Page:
One-fifth of marijuana revenue went to education in a year

Written by: Stephanie Perez-Carrillo
Date Posted: December 8, 2017

Nearly one-fifth of the revenue the state of Colorado collected through the Marijuana Tax Cash Fund (MTCF) was spent on education, according to a new report from the Legislature’s budget office.

The $90.3 million, a combination of both excise and sales taxes, represents just under 2 percent of what the state invests in education. There is often confusion about the amount of marijuana revenue that goes to Colorado schools.

The excise tax, often 15 percent, is included in the cost of the product before it hits the shelves. A special sales tax, approximately 15 percent, is levied on items once they are purchased. The first $40 million, collected through excise tax, goes directly to the state’s Building Excellent Schools Today (BEST) fund. Then, approximately 72 percent of revenue collected through the sales tax goes into the MTCF.

The MTCF then supports these education programs and services:

Education Programs and Services Fund Appropriations (FY17-18)
Building Excellent Schools Today (BEST) $                          40,000,000
School Health Professionals Grant (SHPG) $                          11,900,000
Early Literacy Competitive Grant (ELG) $                             4,400,000
School Bullying Preventioin and Education Grant $                             2,000,000
Drop-out Prevention $                             2,000,000
State Public School Fund $                          30,000,000
Total $                          90,300,000

During the past three years, these programs and services have supported—and continue to support—social-emotional health, education interventions, and physical structures necessary to educate all students. The BEST program distributes $40 million annually for capital construction projects, ranging from air conditioning units to roof installations. In just three years, BEST has improved health, safety and security conditions for students in 409 school facilities across Colorado.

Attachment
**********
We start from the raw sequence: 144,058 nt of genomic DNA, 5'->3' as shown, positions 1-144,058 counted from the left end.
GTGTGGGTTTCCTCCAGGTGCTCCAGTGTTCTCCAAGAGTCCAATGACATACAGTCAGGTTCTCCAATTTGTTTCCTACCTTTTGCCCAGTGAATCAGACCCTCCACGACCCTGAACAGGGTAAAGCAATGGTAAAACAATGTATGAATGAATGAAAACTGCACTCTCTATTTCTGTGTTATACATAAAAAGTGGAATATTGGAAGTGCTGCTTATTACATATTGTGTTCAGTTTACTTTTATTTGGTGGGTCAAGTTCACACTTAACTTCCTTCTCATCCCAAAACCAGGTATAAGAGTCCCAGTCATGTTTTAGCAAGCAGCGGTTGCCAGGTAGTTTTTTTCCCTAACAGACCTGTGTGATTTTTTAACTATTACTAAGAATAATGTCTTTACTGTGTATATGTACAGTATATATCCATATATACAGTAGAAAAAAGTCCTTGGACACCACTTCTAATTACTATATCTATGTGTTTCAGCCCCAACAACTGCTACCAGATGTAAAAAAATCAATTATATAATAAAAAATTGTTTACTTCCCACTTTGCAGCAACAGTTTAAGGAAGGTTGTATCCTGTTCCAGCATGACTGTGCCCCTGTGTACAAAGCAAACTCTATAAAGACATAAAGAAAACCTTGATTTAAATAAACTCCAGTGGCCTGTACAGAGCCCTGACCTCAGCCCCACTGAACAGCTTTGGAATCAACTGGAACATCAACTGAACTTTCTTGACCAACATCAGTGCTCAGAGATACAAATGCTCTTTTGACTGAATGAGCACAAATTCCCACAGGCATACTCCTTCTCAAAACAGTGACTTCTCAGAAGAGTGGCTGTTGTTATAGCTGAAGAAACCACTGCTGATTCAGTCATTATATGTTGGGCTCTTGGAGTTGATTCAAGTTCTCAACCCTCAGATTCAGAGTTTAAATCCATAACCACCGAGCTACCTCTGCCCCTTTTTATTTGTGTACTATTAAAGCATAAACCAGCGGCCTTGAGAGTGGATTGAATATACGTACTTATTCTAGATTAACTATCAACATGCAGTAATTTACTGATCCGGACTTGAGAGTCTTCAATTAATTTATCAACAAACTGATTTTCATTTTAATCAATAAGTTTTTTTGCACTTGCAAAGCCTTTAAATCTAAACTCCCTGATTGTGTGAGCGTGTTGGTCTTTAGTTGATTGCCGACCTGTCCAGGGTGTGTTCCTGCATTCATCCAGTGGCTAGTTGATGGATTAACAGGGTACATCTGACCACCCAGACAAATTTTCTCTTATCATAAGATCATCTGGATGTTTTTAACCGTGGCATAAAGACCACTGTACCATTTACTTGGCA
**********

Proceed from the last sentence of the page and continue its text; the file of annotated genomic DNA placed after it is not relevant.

The School Health Professionals Grant program, which supports schools in hiring nurses, psychologists, social workers and counselors, awarded $11.9 million to schools and districts. These critical health professionals provide essential treatment to students in both elementary and secondary schools who have substance abuse or other behavioral health needs.

The Early Literacy Competitive Grant Program provides teachers and support staff with universal, targeted, and instructional interventions to assist students in grades K-3 in achieving reading competency. This component of the READ Act, just one of several, provided $4.4 million to instructional interventions for all students.

The MTCF contributes to programs and services that are critical in ensuring all students receive the support they need to be successful in school and in life. To read more about all of the cash funds related to marijuana legalization, click here.

Stephanie Perez-Carrillo

About Stephanie Perez-Carrillo

Stephanie works as a Policy Analyst for the Colorado Children’s Campaign. Prior to joining the Children’s Campaign, she worked as a Public Policy Fellow at The Women’s Foundation of Colorado – where she found her love and passion for policy work. Before diving into the policy world, Stephanie served as a Teach for America Corps Member in South Carolina, teaching high school and middle school math. Early on while obtaining her degree in Marketing from Florida International University, she worked in health care as a Patient Advocate and Unit Secretary. When she is not working, you can typically find her at a coffee shop, hanging out with friends, or engaging in some type of outdoor activity.